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Huge consequences for Africa as Britain divorces Europe


Huge consequences for Africa as Britain divorces Europe

British Prime Minister David Cameron will resign in October

British Prime Minister David Cameron will resign in October this year, after being defeated in the Brexit referendum

Britons yesterday voted in a referendum to leave the economically powerful European Union, the world’s biggest economic and political block. But the decision that saw at least 52 percent of British voters voting in favour of leaving the Europe, has triggered anxiety as seen by the way global stock markets tumbled.

Analysts have posted gloomy forecasts for the global economy in general and the developing world in particular following the Brexit vote.

The Pound Sterling, UK’s currency fell to a 30-year low while the FTSE index of 100 biggest UK companies lost 4.4% of its value.

Having suffered a loss to keep Britain in Europe, UK Prime Minister David Cameron announced he would resign his job in October 2016. Cameron’s decision to resign has opened yet again another window of anxiety in UK’s politics beyond the divorce decision with the UE.

But more importantly perhaps is the possible break up of the United Kingdom after Scotland, currently enjoying semi-autonomy from England, called for separate vote of independence. This is after Scotland voted by 62 percent to 38 percent to remain in the EU.

A majority of voters in Northern Ireland also voted to remain in the EU.

For Uganda, the Brexit is likely to cause short-term turbulence in trade as well as travel arrangements with UK, but the actual picture on the divorce will only become clearer after the UK concludes what is feared to be gruelling trade negotiations with different trading blocks such as the East African Community (EAC), World Trade Organisation (WTO) since previous treaties it made under the EU will be rendered dead.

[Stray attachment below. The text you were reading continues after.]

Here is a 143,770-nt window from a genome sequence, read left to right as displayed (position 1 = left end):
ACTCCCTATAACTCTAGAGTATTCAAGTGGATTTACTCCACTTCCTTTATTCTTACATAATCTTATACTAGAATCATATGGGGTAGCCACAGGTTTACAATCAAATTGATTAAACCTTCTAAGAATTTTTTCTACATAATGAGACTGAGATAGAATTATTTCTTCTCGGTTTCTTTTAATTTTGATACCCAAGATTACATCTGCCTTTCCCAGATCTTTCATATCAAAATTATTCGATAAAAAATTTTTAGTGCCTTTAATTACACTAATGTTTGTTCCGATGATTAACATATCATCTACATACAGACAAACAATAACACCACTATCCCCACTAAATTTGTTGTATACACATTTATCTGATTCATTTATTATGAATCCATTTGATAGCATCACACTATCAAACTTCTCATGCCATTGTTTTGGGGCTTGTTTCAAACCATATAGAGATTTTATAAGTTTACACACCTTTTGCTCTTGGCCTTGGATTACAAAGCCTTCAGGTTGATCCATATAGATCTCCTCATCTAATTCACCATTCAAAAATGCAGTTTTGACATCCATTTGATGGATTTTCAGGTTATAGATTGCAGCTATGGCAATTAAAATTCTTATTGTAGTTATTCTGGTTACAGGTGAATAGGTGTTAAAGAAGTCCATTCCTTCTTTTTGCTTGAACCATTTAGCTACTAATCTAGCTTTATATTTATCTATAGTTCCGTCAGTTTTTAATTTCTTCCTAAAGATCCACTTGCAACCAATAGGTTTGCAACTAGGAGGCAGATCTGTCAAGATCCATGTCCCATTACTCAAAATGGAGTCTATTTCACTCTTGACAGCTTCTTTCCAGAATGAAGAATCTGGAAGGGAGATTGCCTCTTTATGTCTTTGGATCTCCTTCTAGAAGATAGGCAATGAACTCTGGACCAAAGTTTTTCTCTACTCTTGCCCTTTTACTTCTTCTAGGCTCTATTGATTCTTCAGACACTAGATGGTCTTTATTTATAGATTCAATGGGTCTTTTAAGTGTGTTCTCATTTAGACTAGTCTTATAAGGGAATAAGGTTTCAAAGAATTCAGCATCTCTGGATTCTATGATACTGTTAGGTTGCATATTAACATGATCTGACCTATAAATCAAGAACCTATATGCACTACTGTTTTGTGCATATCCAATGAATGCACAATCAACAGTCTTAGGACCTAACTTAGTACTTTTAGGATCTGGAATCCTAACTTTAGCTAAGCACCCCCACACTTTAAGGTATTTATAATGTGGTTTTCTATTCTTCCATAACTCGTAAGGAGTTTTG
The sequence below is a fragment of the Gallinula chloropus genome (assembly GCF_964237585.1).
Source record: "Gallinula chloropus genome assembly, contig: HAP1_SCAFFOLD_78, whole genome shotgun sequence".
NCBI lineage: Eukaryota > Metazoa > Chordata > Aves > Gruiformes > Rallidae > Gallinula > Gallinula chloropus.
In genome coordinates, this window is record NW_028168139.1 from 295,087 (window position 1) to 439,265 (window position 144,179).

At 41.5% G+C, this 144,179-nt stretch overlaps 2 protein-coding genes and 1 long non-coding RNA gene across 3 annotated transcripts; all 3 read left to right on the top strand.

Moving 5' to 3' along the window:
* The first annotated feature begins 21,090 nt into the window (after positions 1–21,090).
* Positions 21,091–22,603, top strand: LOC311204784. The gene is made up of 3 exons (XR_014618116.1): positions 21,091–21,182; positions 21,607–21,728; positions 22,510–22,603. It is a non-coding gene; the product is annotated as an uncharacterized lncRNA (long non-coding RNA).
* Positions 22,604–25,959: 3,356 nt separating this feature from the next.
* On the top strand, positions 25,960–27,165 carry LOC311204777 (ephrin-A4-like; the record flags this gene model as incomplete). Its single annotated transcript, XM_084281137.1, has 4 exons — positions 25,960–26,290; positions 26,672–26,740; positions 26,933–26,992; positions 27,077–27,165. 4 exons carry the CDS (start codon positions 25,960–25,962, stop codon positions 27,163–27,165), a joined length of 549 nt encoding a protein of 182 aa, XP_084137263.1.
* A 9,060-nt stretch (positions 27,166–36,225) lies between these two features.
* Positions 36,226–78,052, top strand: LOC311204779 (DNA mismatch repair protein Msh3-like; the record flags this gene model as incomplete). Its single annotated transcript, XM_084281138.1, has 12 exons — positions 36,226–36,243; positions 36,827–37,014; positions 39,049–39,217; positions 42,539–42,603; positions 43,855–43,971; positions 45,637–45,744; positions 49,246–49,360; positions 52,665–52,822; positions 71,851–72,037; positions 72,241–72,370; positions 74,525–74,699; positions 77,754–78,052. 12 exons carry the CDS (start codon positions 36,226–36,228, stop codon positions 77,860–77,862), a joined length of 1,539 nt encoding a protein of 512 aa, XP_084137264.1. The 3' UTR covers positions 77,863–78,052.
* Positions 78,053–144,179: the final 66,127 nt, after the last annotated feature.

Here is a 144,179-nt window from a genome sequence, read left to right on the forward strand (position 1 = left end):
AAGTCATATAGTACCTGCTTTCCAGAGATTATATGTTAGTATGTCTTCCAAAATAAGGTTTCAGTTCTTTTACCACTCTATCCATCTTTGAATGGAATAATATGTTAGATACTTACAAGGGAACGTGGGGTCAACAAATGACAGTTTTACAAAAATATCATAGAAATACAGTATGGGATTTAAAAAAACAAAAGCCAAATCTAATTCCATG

The divorce with Europe is also likely to negatively impact on International Development Assistance coming to poor countries as a result of economic slump the UK faces. According to the US based Brookings Institution, a foreign policy think tank, the UK could withdraw from its commitments made in 2005 at the G8 meeting in Scotland that included eliminating debts for poor countries.

Uganda enjoys deep political, economic and social ties with the United Kingdom and any negative effects on the UK economic will have far reaching consequences. As the leader of Britain’s Labour Party Jeremy Corbyn noted, jobs will be hit. A great number of Ugandans abroad live and work in the United Kingdom and send nearly one trillion shillings to families and friends in Uganda.



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